Image source: Getty Images.

Smart investors think for themselves. But that doesn't mean you can't get good ideas from those who've already demonstrated track records of finding successful investing ideas. Often, looking at stocks billionaires have bought can give you a lead on what can be a lucrative investment for your own portfolio. With that in mind, we've found three stocks that have hit billionaires' radar screens recently, and below, you'll find some information on them that you can use to decide whether they're smart ideas for you.

A pipeline to wealth

Dan Caplinger: When billionaire Warren Buffett starts buying stock, it's worth paying attention, and one of the Oracle of Omaha's most interesting buys recently has been pipeline company Kinder Morgan (KMI -0.86%). Kinder Morgan stock has taken a huge hit because of the drop in oil and natural gas prices, but the energy giant is a leader in the pipeline industry, claiming the status as the largest energy infrastructure company in North America because of its unparalleled natural gas pipeline network. It is also the largest transporter of petroleum products and carbon dioxide, and leads the industry as a key terminal operator. With control of the only pipeline currently connecting the Alberta oil sands region to Canada's west coast, Kinder Morgan has many unique characteristics.

Image source: Kinder Morgan.

Kinder Morgan shares have fallen in large part because of substantial debt and concerns about its ability to maintain that debt. However, continuing low interest rates should ease the burden for Kinder Morgan, and a bounce in crude oil prices could spur further production that could increase volume for the pipeline giant over time. Kinder Morgan isn't a sure bet, but it's easy to understand why billionaires like Buffett are looking at the stock as a deep value play.

Targeting a massive market

Todd Campbell: One company billionaires are buying that has become increasingly intriguing to me is Flexion Therapeutics (FLXN).

Flexion Therapeutics is developing Zilretta, a therapy for knee pain in osteoarthritis patients. Earlier this year, the FDA told the company that previously reported phase 3 results could serve as the basis for a New Drug Application, and Flexion Therapeutics is expected to file that application soon.

If that application eventually leads to an approval, Zilretta could quickly displace corticosteroids, which are used to control knee pain in 5 million patients every year.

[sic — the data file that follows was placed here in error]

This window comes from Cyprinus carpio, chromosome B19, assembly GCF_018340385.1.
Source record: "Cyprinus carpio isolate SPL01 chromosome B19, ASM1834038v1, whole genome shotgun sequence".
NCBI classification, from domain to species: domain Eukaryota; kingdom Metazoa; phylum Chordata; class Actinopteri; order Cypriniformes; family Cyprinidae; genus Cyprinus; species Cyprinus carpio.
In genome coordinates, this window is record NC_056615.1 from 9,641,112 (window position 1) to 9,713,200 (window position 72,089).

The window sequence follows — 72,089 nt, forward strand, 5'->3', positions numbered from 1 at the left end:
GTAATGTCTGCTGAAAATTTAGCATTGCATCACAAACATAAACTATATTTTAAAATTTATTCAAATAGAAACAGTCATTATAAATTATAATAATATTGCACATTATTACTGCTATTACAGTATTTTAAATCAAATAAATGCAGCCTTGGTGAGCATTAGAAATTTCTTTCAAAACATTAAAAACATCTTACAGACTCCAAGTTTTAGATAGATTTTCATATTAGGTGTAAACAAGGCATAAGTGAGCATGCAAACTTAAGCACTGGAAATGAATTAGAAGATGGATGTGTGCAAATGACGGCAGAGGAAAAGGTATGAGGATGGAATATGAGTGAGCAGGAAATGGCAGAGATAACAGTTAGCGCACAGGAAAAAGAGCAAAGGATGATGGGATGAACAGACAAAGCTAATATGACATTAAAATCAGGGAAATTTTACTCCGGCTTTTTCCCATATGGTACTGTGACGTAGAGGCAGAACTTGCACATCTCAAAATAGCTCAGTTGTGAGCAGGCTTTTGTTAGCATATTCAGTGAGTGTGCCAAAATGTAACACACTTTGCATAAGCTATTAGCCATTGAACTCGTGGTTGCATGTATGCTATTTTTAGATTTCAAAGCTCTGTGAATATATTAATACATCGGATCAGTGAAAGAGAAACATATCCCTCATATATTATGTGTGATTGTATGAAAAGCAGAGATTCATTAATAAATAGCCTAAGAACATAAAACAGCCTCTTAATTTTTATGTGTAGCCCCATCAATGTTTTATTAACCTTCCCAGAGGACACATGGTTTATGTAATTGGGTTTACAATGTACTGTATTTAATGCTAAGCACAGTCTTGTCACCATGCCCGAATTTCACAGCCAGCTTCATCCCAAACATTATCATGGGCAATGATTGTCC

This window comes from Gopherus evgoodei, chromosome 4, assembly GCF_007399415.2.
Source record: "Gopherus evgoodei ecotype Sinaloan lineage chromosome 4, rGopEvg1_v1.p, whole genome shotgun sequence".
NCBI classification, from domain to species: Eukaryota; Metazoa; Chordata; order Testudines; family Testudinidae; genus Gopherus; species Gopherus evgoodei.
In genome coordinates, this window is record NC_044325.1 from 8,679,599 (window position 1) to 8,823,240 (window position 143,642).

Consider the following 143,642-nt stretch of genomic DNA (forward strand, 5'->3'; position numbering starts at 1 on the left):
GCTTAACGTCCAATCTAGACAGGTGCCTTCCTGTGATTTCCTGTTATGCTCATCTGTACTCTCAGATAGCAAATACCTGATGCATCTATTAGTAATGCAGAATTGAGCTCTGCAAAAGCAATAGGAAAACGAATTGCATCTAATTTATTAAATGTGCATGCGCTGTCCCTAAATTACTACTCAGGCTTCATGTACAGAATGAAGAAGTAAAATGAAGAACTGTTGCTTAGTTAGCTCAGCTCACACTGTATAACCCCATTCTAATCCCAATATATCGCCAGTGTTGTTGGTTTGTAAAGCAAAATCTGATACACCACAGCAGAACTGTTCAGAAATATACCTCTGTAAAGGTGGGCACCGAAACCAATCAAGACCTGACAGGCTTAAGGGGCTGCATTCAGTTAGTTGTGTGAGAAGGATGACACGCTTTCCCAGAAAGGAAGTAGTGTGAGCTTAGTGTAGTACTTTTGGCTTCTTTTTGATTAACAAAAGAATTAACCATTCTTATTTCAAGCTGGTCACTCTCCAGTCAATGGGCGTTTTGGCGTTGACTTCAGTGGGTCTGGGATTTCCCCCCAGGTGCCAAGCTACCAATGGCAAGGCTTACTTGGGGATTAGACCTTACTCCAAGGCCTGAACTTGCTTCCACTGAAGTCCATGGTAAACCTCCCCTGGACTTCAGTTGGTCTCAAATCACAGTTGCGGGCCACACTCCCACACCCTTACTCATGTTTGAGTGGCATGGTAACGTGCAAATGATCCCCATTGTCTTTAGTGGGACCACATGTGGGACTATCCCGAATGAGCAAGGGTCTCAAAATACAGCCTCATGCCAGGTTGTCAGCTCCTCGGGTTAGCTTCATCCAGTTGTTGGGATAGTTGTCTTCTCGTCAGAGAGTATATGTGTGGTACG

In trials, Zilretta delivered a 50% reduction in pain from baseline during the 12-week study. Importantly, patients experienced pain relief throughout the period, suggesting Zilretta could be a better alternative than corticosteroid shots. Typically, pain relief provided by corticosteroid shots fades within a few weeks.

The potential to reshape treatment in this big indication has already gotten the attention of some of Wall Street's biggest investors. In the first quarter, Millennium Management and Renaissance Technologies, two Goliath hedge funds piloted by billionaire investors, bought 125,414 shares and 124,500 shares of Flexion Therapeutics, respectively. There's no telling if they still own those stakes, but their interest adds conviction that Zilretta could eventually be a winner.

Looking for a huge turnaround

Daniel Miller: If you're looking for a high-risk, high-reward type of stock -- and one that at least one billionaire hedge fund manager is buying -- look no further than Valeant Pharmaceuticals Intl Inc. (BHC 2.43%).

It's been a brutal year for the company, whose shares have plunged nearly 90% after its aggressive and undisciplined use of leverage to acquire companies, and revelations of unethical practices of hiking prices on its products.

Image source: National Institutes of Health Image Gallery.

Amid the Valeant's plunge in stock price, and despite many analysts walking away from the stock, Okumus Fund Management nearly doubled its stake in the company. At the end of March, Okumus Fund Management owned 3.72 million shares, worth $97.90 million at the time.

Now the recently refreshed board of directors and new CEO Joseph Papa have quite the task at hand to reduce debt, which disables the company from investing as much into assets and new product development. Also, as part of the debt reduction phase, the company is going to sell assets, which could rope in less-than-expected amounts and further pressure the already beaten-down stock price.

If the company can rebound from its tarnished image and walk the fine line between selling appropriate assets at good prices, the rest of the equation is favorable. That's because Valeant has an extensive and diverse portfolio of products, and products that face little competitive risks in the near term. Another catalyst: rising incomes and demand for healthcare in Central Europe, as well as Latin America, should benefit the company's business.

There have been a couple of bullish signs this week, however minor they may seem: a 15% pop thanks to Walgreens' willingness to work with Valeant on their distribution deal, and a reported spike in call options that expired on Friday, July 8.

Again, this is a high-risk, high-reward type of investment, and bulls would have to place a lot of faith in the newly appointed CEO. It is too high-risk for me, but at least one billionaire disagrees.